This is a challenge of a slightly nebulous title. Sometimes it’s a little too open to interpretation.
My play “Leave” – about the emotional fallout of the “don’t ask, don’t tell” policy in the US military that was recently (finally) repealed – has a one word title that could be a noun or a verb or a command or all three, and could have to do with any number of things.
So advertising can get a bit dicey sometimes.
The one-act version back in 2008, the advertising featured just the word, in a fairly distressed looking font, and a couple of dog tags. The military subject matter was pretty clear.
The previous marketing image for this production had a couple of guys with short hair, wrapped up in an American flag. So, again, the military aspect was inferred if not explicit. (It’s still on all the postcards we have floating around.)
Naturally, the company wanted to use an image with actual cast members in it when it came time for the big marketing push after rehearsals began.
And given the natural beauty and attractiveness of the guys in our cast, it’s a no-brainer to want to couple them up in a shot in order to draw the attention of potential gay audience members.
You can see the image here, and above.
Neither of the guys had short hair, but they weren’t playing the military characters, so why would they? One was former Army, so he was dressed up in desert camouflage gear and they had a rifle between them.
Trouble was, when you make the image black and white, the camo element isn’t obvious anymore. The rifle is down low in the shot so it can be a little hard to make out.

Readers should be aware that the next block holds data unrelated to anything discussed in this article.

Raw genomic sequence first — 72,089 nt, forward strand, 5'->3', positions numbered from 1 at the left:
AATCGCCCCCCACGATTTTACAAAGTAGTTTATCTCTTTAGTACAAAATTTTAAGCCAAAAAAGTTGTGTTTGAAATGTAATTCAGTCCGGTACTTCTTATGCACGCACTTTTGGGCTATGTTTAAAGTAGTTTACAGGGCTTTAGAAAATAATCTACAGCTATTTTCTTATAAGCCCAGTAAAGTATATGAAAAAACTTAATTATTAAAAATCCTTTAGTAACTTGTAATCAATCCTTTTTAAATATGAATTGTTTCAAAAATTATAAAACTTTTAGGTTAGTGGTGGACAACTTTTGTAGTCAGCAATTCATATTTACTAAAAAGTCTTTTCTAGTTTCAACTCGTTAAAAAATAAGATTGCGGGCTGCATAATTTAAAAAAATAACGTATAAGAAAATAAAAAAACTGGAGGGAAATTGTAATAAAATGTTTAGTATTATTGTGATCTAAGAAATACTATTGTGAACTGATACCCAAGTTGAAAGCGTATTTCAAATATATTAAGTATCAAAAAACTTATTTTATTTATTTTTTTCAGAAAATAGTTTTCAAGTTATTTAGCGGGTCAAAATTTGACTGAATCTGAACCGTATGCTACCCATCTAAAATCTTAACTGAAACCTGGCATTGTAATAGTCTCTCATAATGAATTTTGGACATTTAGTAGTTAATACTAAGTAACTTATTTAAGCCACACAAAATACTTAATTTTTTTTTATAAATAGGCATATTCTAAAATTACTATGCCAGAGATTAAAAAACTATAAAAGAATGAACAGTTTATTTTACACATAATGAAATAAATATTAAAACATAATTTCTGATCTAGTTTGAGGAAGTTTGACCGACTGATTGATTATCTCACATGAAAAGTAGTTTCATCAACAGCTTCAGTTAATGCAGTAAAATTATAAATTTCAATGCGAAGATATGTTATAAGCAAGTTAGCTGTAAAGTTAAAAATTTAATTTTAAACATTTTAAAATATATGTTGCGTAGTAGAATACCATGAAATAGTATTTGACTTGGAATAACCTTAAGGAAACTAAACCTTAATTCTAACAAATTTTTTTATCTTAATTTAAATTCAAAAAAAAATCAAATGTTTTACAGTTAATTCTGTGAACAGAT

The two guys are embracing, but given the subject matter of the play, they look a little distant and angsty.
And the one actor is shorter than the other, perhaps looks a little younger, too.
So somebody, seeing the poster, asked if it was about pedophilia.
Since they’re not in an unconditionally loving embrace, and the title is “Leave,” I also started to wonder if people would think it was about spousal abuse, too.
Bottom line, though, it’s a poster with two attractive guys with their arms around each other. For some people, that’s all they need to know.
Come for the cute. Stay for the story.
Whatever gets the meat in the seats, as they say.
And I do like the poster. I’m just wondering if my title is a little too withholding for its own good sometimes.
The world premiere of this newly expanded and updated version of “Leave,” from Urbran Samurai Productions and yours truly, opens this Friday at the Sabes Jewish Community Center. You can find all the pertinent information you might need at urbansamurai.org
If you see me there, even if I look a little nervous, come on over and say hello.